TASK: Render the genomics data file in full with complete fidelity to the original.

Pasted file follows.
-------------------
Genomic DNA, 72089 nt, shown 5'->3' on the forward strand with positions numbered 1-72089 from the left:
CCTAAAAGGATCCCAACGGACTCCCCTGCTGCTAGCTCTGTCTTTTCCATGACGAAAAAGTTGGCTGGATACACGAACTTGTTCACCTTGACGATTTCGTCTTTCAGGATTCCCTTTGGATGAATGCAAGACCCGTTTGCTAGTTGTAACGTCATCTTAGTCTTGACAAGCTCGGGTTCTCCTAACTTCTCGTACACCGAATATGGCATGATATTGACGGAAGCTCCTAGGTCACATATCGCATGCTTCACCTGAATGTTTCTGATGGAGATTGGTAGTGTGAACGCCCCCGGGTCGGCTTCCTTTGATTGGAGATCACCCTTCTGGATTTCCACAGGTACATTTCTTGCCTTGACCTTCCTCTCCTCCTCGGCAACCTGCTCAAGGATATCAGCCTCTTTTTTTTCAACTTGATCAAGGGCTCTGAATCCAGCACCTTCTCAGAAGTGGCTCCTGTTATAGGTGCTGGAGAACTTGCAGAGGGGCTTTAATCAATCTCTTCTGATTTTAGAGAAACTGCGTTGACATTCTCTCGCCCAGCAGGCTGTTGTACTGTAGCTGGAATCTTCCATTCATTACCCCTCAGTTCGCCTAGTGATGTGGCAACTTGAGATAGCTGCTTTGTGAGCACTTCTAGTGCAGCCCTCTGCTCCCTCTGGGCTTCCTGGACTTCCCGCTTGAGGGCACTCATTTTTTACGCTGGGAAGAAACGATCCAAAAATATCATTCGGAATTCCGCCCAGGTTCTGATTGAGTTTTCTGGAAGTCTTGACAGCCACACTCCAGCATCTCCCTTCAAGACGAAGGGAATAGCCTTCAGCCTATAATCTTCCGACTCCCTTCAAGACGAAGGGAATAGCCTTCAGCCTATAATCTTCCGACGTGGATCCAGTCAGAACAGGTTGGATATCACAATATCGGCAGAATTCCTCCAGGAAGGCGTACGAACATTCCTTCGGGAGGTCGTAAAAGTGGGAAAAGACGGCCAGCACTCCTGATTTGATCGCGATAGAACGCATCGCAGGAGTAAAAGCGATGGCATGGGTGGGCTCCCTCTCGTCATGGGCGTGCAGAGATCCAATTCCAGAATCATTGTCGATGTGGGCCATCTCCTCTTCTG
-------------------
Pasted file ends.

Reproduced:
Genomic DNA, 72089 nt, shown 5'->3' on the forward strand with positions numbered 1-72089 from the left:
CCTAAAAGGATCCCAACGGACTCCCCTGCTGCTAGCTCTGTCTTTTCCATGACGAAAAAGTTGGCTGGATACACGAACTTGTTCACCTTGACGATTTCGTCTTTCAGGATTCCCTTTGGATGAATGCAAGACCCGTTTGCTAGTTGTAACGTCATCTTAGTCTTGACAAGCTCGGGTTCTCCTAACTTCTCGTACACCGAATATGGCATGATATTGACGGAAGCTCCTAGGTCACATATCGCATGCTTCACCTGAATGTTTCTGATGGAGATTGGTAGTGTGAACGCCCCCGGGTCGGCTTCCTTTGATTGGAGATCACCCTTCTGGATTTCCACAGGTACATTTCTTGCCTTGACCTTCCTCTCCTCCTCGGCAACCTGCTCAAGGATATCAGCCTCTTTTTTTTCAACTTGATCAAGGGCTCTGAATCCAGCACCTTCTCAGAAGTGGCTCCTGTTATAGGTGCTGGAGAACTTGCAGAGGGGCTTTAATCAATCTCTTCTGATTTTAGAGAAACTGCGTTGACATTCTCTCGCCCAGCAGGCTGTTGTACTGTAGCTGGAATCTTCCATTCATTACCCCTCAGTTCGCCTAGTGATGTGGCAACTTGAGATAGCTGCTTTGTGAGCACTTCTAGTGCAGCCCTCTGCTCCCTCTGGGCTTCCTGGACTTCCCGCTTGAGGGCACTCATTTTTTACGCTGGGAAGAAACGATCCAAAAATATCATTCGGAATTCCGCCCAGGTTCTGATTGAGTTTTCTGGAAGTCTTGACAGCCACACTCCAGCATCTCCCTTCAAGACGAAGGGAATAGCCTTCAGCCTATAATCTTCCGACTCCCTTCAAGACGAAGGGAATAGCCTTCAGCCTATAATCTTCCGACGTGGATCCAGTCAGAACAGGTTGGATATCACAATATCGGCAGAATTCCTCCAGGAAGGCGTACGAACATTCCTTCGGGAGGTCGTAAAAGTGGGAAAAGACGGCCAGCACTCCTGATTTGATCGCGATAGAACGCATCGCAGGAGTAAAAGCGATGGCATGGGTGGGCTCCCTCTCGTCATGGGCGTGCAGAGATCCAATTCCAGAATCATTGTCGATGTGGGCCATCTCCTCTTCTG